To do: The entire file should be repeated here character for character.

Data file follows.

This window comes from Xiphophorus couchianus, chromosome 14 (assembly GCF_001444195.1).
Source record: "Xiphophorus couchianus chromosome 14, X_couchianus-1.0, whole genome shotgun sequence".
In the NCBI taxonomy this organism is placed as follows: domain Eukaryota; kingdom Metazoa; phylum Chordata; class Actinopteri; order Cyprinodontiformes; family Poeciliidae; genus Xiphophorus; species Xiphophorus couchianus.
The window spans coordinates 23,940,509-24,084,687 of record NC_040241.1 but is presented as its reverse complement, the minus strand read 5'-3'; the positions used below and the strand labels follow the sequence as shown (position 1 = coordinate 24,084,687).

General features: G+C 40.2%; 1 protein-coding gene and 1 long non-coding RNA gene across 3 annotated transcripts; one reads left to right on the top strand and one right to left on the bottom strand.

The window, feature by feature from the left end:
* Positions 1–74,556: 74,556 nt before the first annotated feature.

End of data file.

This window comes from Xiphophorus couchianus, chromosome 14 (assembly GCF_001444195.1).
Source record: "Xiphophorus couchianus chromosome 14, X_couchianus-1.0, whole genome shotgun sequence".
In the NCBI taxonomy this organism is placed as follows: domain Eukaryota; kingdom Metazoa; phylum Chordata; class Actinopteri; order Cyprinodontiformes; family Poeciliidae; genus Xiphophorus; species Xiphophorus couchianus.
The window spans coordinates 23,940,509-24,084,687 of record NC_040241.1 but is presented as its reverse complement, the minus strand read 5'-3'; the positions used below and the strand labels follow the sequence as shown (position 1 = coordinate 24,084,687).

General features: G+C 40.2%; 1 protein-coding gene and 1 long non-coding RNA gene across 3 annotated transcripts; one reads left to right on the top strand and one right to left on the bottom strand.

The window, feature by feature from the left end:
* Positions 1–74,556: 74,556 nt before the first annotated feature.